As far as workplace safety goes, there’s no difference in injuries suffered by temps or full-time employees doing the same job, right? New information from the U.S. Bureau of Labor Statistics (BLS) says, not necessarily.
In its first look at safety for workers in the gig economy, BLS says the proportion of falls, slips and trips that caused fatalities was 71% higher in what the agency calls “independent workers” compared to all other workers.
For independent workers, fatalities from exposure to harmful substances or environments were 18% more likely, and deaths from contact with objects or equipment were 25% more likely.
During 2016-17, independent workers accounted for 12% of all workplace fatalities.
The occupation with the largest number of fatalities to independent workers was heavy and tractor-trailer truck drivers (173 deaths), followed by first-line supervisors for construction and extraction workers (95 deaths), and then construction laborers (79 deaths).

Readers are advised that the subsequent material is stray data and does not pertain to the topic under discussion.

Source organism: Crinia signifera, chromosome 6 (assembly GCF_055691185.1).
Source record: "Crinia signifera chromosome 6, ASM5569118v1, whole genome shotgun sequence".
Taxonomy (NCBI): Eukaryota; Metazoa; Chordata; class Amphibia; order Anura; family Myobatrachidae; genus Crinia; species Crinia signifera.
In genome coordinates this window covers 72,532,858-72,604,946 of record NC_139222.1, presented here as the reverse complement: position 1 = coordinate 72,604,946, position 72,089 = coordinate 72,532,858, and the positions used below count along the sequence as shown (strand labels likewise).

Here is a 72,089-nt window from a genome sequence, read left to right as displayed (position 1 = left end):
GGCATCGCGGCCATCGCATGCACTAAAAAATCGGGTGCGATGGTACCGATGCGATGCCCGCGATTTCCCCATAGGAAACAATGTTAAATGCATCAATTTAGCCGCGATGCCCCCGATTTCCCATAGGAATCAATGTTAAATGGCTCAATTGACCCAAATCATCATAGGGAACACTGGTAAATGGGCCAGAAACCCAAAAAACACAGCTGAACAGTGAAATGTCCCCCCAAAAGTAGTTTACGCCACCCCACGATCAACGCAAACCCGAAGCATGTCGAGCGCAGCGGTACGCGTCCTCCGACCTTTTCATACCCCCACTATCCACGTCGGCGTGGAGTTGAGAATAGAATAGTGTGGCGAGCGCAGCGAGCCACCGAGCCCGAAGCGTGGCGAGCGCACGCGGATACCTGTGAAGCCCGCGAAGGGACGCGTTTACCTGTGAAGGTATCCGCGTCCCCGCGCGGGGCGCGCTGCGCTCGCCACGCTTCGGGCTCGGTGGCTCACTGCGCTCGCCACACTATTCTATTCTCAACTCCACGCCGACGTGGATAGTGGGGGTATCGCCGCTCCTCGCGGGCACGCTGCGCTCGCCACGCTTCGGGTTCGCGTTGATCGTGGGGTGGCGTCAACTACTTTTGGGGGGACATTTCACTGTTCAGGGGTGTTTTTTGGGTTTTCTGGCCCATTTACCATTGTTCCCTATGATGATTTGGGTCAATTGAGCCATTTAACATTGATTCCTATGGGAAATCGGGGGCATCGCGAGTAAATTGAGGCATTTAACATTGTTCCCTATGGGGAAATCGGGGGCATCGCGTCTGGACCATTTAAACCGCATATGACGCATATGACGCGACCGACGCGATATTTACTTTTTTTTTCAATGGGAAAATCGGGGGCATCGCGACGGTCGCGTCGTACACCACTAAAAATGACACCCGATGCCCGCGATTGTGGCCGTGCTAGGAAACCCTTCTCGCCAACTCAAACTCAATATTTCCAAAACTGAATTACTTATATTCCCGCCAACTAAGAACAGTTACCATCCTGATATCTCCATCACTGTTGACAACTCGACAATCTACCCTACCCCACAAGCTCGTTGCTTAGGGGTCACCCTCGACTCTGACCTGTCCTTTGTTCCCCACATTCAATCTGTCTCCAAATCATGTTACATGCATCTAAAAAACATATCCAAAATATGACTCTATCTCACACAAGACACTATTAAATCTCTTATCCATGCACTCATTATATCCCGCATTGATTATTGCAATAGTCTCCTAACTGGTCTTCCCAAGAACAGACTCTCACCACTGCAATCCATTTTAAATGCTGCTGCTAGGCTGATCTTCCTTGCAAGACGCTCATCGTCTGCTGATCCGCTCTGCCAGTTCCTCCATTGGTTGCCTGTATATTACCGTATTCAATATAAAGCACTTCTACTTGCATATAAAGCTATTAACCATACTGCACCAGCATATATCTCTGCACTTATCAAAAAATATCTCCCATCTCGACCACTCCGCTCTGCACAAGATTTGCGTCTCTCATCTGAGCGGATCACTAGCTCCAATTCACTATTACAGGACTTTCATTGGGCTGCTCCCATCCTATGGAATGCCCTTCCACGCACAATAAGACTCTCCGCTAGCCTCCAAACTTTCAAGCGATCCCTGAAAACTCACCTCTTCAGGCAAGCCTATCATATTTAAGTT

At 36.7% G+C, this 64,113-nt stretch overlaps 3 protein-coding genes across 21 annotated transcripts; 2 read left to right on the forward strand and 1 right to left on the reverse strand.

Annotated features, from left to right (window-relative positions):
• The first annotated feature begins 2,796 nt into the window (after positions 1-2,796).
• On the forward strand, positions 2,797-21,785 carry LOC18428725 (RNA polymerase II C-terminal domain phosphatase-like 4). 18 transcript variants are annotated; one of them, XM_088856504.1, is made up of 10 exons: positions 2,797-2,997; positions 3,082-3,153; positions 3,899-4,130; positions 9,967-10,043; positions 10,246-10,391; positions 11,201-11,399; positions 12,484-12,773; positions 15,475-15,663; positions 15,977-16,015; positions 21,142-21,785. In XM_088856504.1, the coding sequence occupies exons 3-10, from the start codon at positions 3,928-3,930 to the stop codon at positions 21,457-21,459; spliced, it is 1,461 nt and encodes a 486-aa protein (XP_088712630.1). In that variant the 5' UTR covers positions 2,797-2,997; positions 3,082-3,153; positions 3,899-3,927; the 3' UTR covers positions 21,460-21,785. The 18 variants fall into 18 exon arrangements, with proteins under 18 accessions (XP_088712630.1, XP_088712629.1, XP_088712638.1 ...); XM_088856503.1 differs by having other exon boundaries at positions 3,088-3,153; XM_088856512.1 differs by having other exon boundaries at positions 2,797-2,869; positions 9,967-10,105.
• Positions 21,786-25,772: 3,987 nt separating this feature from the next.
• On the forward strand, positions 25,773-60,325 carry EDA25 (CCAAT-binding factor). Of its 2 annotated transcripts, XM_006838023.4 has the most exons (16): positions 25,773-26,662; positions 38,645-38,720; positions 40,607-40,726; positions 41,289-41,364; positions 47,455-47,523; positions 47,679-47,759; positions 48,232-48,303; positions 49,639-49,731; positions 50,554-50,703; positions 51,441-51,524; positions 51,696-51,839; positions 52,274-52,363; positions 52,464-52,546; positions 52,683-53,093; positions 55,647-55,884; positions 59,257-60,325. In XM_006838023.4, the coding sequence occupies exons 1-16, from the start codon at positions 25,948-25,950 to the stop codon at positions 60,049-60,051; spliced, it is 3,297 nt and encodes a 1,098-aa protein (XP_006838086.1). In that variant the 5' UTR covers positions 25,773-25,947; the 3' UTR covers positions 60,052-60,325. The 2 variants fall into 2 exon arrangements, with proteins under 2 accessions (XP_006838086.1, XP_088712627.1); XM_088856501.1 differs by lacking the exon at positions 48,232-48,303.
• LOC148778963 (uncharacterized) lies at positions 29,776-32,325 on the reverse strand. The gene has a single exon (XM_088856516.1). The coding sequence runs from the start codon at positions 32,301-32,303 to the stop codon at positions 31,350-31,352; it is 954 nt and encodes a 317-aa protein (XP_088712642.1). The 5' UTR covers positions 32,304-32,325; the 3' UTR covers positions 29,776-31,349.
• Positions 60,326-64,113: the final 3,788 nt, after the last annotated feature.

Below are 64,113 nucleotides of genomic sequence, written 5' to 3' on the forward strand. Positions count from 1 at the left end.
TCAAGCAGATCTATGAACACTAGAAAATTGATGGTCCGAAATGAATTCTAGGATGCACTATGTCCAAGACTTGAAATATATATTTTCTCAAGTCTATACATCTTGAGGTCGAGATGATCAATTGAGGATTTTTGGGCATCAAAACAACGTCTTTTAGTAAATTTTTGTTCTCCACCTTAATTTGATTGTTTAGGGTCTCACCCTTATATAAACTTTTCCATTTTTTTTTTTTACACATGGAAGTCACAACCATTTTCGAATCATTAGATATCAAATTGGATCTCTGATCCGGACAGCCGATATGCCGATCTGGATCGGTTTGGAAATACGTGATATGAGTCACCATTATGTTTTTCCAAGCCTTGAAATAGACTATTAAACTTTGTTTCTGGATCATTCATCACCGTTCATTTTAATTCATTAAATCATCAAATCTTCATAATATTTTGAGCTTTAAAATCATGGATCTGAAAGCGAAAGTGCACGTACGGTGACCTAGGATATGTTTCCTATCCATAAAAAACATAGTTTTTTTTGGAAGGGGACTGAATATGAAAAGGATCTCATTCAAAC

BLS notes independent workers are considered to be an at-risk group because of their changing employment situations, which puts them at greater risk for poorer workplace safety and health.
Why are these workers at greater risk?
- They’re assigned more hazardous work, and because of their employment situations, they’re more reluctant to object
- They’re more likely to lack specific training
- They’re less likely to have access to sufficient PPE
- When it comes to workers hired through an agency, there’s sometimes confusion about who handles safety training – the agency or host employer, and
- Due to a lack of paid sick leave, independent workers are more likely to work while sick which increases the chance of injury.
What can employers do to protect independent workers?
- Figure out ahead of time who is responsible for workplace safety training (agency or host employer)
- Make sure there’s a good flow of information about injuries between staffing agencies and host employers, and
- Host employers should provide independent workers with safety training that’s identical to what full-time employees doing the same work receive.
Note: BLS’s definition of independent workers includes not only people hired from an agency but also independent contractors, on-call employees and day laborers.